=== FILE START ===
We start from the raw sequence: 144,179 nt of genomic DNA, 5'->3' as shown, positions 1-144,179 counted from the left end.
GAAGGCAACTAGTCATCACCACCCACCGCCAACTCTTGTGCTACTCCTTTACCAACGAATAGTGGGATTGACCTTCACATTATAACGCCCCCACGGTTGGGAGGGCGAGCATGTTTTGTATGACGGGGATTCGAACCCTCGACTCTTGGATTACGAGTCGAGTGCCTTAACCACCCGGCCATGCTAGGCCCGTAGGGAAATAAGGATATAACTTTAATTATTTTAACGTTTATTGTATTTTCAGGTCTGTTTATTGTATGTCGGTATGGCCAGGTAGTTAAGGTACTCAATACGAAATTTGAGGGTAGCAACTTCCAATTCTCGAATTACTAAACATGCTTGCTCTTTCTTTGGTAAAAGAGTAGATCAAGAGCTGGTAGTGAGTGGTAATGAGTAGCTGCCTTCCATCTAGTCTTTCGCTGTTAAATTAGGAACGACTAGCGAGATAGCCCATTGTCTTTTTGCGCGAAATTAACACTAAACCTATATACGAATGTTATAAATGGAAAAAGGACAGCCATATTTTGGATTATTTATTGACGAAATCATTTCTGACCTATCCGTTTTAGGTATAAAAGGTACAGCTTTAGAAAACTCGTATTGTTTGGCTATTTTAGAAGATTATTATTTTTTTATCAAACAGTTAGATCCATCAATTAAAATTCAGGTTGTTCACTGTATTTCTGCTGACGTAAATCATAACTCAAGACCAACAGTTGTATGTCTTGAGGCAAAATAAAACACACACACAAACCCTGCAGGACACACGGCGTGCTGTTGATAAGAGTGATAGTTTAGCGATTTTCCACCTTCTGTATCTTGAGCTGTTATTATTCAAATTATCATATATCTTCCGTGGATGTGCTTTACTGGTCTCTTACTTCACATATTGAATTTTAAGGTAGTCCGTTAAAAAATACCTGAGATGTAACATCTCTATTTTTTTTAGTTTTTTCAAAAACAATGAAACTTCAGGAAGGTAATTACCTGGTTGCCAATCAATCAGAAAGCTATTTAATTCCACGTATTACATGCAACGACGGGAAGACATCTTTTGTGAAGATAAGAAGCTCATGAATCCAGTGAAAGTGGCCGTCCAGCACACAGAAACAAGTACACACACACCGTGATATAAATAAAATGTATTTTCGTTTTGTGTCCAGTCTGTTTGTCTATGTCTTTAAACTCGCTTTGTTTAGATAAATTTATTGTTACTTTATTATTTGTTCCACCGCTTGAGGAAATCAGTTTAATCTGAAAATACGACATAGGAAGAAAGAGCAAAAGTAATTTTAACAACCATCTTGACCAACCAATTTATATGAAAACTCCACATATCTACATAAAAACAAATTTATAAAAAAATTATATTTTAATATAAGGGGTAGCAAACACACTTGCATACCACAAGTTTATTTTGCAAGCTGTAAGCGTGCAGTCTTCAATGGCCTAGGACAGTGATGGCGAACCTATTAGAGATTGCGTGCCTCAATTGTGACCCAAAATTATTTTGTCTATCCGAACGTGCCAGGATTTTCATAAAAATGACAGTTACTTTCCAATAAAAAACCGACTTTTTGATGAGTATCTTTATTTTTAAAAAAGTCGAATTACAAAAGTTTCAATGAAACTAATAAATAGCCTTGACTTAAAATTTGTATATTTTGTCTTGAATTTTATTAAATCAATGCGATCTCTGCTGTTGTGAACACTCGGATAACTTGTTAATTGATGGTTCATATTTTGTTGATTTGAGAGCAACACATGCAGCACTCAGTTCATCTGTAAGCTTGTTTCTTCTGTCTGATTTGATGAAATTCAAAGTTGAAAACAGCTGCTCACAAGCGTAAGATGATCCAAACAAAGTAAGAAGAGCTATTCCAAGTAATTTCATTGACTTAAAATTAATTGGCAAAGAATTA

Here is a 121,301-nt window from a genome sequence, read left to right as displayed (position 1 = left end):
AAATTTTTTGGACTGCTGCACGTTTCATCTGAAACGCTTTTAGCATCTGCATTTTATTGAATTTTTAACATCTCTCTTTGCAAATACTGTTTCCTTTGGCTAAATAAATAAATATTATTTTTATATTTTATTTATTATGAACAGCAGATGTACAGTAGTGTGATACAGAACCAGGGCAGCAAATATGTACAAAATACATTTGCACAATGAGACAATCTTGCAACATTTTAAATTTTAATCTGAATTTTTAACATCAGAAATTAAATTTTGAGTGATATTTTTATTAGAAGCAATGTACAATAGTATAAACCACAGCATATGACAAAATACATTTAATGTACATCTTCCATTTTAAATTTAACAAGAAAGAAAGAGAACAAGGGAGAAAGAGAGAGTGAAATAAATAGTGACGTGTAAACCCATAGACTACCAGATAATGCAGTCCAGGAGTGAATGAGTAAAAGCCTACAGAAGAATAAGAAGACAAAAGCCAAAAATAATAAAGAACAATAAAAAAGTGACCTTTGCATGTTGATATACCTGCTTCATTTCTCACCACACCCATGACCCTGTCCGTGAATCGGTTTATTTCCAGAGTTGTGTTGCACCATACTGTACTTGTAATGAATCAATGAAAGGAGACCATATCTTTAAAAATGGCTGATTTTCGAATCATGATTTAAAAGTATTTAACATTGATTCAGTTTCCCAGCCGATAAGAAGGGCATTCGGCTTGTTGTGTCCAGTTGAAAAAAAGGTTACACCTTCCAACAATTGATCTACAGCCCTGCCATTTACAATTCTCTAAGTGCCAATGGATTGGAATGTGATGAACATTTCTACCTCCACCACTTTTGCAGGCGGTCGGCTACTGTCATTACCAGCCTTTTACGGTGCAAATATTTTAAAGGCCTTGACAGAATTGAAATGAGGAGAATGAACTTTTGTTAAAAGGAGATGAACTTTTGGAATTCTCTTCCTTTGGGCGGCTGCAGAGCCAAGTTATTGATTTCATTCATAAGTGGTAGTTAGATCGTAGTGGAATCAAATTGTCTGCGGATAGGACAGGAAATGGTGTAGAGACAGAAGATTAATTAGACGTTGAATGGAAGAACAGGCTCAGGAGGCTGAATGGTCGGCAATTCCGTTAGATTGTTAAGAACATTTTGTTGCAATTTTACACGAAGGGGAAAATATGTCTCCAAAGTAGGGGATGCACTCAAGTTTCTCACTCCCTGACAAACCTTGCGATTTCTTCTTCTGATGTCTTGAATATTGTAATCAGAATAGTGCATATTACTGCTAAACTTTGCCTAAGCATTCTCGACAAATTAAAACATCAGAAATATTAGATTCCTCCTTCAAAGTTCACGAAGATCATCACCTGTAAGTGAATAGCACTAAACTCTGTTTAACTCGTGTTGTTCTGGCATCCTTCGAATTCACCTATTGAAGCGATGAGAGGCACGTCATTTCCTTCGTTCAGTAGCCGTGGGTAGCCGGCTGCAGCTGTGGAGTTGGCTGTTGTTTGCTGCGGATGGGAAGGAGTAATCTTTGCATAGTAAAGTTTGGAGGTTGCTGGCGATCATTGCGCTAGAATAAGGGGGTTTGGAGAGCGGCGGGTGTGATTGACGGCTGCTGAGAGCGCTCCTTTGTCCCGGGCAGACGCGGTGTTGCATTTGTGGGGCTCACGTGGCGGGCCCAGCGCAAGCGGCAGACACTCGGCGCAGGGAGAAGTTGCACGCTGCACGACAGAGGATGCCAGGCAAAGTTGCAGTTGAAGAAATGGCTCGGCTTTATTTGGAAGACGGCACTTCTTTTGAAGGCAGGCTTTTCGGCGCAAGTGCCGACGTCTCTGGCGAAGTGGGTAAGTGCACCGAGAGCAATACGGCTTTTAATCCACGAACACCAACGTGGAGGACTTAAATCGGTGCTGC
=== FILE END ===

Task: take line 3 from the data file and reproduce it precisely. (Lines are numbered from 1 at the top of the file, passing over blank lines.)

Here is a 121,301-nt window from a genome sequence, read left to right as displayed (position 1 = left end):